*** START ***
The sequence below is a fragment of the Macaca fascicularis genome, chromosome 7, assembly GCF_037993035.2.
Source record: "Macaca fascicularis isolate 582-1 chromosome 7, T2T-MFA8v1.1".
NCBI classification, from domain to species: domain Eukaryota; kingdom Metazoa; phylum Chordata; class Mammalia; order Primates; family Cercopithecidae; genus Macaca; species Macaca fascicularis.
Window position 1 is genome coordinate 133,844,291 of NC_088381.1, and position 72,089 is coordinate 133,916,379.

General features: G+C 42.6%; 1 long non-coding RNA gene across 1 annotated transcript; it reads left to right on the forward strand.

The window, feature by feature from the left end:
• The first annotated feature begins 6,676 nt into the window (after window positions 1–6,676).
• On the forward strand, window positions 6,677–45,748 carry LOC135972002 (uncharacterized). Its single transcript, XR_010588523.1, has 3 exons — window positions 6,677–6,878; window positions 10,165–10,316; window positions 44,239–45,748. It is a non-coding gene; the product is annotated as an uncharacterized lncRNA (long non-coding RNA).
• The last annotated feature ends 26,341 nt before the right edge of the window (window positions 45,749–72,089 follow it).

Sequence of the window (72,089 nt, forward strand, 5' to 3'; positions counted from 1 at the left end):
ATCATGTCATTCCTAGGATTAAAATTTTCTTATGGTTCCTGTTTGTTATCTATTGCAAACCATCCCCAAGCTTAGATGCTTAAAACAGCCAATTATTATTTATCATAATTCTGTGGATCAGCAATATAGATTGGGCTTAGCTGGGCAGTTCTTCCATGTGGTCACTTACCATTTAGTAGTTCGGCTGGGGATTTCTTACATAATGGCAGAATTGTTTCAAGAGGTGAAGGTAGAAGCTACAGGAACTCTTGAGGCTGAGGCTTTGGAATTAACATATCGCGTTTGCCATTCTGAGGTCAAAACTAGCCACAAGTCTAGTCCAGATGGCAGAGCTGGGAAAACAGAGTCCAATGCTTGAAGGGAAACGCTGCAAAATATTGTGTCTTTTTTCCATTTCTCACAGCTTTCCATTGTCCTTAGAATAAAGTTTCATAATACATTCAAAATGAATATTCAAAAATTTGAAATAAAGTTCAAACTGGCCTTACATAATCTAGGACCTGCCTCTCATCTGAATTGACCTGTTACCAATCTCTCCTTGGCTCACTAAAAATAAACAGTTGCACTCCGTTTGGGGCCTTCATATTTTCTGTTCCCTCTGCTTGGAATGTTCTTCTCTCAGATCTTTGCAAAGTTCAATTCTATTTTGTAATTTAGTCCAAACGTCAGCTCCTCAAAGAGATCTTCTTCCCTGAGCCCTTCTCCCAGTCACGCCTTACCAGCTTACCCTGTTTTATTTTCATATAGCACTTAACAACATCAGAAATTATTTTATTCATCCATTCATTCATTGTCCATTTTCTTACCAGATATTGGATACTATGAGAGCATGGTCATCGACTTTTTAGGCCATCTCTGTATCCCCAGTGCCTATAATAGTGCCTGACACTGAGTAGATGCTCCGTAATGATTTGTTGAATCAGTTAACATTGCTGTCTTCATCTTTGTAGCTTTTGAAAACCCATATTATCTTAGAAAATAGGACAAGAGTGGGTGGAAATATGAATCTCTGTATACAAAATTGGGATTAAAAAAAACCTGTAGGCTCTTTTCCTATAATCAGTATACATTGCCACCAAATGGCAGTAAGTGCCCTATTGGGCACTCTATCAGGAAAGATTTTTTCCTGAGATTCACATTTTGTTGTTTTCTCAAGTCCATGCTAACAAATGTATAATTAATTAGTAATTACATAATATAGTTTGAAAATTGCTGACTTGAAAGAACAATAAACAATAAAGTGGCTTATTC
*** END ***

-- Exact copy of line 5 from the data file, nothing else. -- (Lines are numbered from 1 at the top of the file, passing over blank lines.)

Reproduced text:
General features: G+C 42.6%; 1 long non-coding RNA gene across 1 annotated transcript; it reads left to right on the forward strand.